objects as mutable dictionary keys

Peter Maas peter at somewhere.com
Mon Dec 27 22:37:56 CET 2004


There was a huge and sometimes heated debate about tuples, lists and
dictionaries recently, and the mainstream opinion was that dictionary
keys must not be mutable, so lists are not allowed as dictionary keys.

BUT: objects are allowed as dictionary keys, aren't they? See the
interpreter session below:

class x(object):
... 	pass
...
 >>> x1 = x()
 >>> x1.prop = 'a'
 >>> d = {}
 >>> d[x1] = 'x1'
 >>> for i in d.iteritems():
... 	if i[0].prop == 'a':
... 		print i
... 		
(<__main__.x object at 0x011AC330>, 'x1')
 >>> x1.prop = 'b'
 >>> for i in d.iteritems():
... 	if i[0].prop == 'b':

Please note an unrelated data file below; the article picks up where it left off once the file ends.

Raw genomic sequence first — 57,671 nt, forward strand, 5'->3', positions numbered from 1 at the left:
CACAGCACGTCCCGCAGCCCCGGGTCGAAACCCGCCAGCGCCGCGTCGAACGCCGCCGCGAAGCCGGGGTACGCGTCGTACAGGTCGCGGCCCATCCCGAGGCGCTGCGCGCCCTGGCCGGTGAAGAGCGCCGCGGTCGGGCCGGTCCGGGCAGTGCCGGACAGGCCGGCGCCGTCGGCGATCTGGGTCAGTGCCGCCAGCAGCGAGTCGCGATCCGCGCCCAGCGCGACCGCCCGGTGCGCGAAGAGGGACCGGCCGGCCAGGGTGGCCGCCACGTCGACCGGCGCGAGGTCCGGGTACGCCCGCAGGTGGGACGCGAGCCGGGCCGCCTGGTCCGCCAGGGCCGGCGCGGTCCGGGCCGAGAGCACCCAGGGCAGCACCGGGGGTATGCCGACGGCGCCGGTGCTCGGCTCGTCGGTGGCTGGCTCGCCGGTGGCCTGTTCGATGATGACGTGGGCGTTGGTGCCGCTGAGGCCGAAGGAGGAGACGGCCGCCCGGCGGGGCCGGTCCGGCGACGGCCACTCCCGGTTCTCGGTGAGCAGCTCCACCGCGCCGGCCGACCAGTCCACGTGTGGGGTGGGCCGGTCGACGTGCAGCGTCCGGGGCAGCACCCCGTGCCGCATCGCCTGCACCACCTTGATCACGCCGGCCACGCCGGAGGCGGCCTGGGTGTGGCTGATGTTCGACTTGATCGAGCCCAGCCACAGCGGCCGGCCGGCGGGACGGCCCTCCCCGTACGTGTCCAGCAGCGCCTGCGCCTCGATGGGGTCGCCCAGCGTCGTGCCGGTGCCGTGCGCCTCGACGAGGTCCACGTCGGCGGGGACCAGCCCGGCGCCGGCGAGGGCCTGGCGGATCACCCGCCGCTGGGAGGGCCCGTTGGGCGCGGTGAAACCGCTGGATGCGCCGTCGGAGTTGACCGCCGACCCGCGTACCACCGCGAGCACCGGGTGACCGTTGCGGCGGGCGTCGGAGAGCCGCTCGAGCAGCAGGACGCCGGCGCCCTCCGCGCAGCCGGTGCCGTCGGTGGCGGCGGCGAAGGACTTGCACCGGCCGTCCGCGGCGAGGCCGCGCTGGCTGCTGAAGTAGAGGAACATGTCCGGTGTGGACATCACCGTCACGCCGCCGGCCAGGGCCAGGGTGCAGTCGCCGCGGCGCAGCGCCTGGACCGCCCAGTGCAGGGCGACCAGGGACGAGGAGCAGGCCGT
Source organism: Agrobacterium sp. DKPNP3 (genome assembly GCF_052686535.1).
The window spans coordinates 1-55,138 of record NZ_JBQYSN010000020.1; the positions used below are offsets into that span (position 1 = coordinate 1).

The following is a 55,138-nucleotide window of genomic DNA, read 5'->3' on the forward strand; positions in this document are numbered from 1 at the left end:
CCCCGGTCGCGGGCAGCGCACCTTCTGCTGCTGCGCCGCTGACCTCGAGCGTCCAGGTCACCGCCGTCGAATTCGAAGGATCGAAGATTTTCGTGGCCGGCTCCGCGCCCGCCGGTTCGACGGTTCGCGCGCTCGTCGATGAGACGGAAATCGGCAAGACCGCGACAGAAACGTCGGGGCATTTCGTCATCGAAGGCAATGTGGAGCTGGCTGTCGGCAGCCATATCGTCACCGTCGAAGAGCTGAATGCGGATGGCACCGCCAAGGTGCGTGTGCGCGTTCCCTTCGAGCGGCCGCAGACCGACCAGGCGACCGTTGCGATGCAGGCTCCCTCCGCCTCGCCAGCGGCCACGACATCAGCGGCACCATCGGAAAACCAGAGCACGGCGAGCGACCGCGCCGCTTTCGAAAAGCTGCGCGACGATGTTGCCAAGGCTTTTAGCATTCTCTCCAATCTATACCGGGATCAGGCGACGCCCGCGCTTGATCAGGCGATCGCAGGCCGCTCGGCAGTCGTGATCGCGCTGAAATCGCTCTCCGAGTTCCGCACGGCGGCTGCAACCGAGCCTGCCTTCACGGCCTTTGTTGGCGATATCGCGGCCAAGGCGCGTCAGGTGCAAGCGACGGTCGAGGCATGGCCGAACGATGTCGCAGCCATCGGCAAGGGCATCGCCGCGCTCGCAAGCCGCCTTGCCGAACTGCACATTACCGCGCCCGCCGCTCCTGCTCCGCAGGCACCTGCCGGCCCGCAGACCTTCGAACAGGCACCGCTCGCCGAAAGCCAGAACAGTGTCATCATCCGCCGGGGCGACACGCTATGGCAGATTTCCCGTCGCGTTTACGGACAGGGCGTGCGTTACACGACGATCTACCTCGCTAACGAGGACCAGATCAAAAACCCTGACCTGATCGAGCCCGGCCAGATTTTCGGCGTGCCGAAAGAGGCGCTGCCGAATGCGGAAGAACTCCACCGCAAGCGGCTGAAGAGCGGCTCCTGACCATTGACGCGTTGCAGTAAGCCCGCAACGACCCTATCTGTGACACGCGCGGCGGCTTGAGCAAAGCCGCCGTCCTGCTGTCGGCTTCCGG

... 		print i
... 		
(<__main__.x object at 0x011AC330>, 'x1')

This strikes me because if one can do this with instances of user
defined classes why not with lists? Trying to use lists as dict
keys yields "TypeError: list objects are unhashable". So why are
list objects unhashable and user defined objects hashable? For
user defined objects hash(x1) = id(x1), why not do the same
with lists?

I think it's because of the existence of list literals. If you
would use id() as a hash function for lists how should d[[1,2,3]]
be stored? For instances of user defined classes there is no
literal and accordingly no problem to use id() as a hash function
and instances as dictionary keys.

Is that correct?

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Peter Maas,  M+R Infosysteme,  D-52070 Aachen,  Tel +49-241-93878-0
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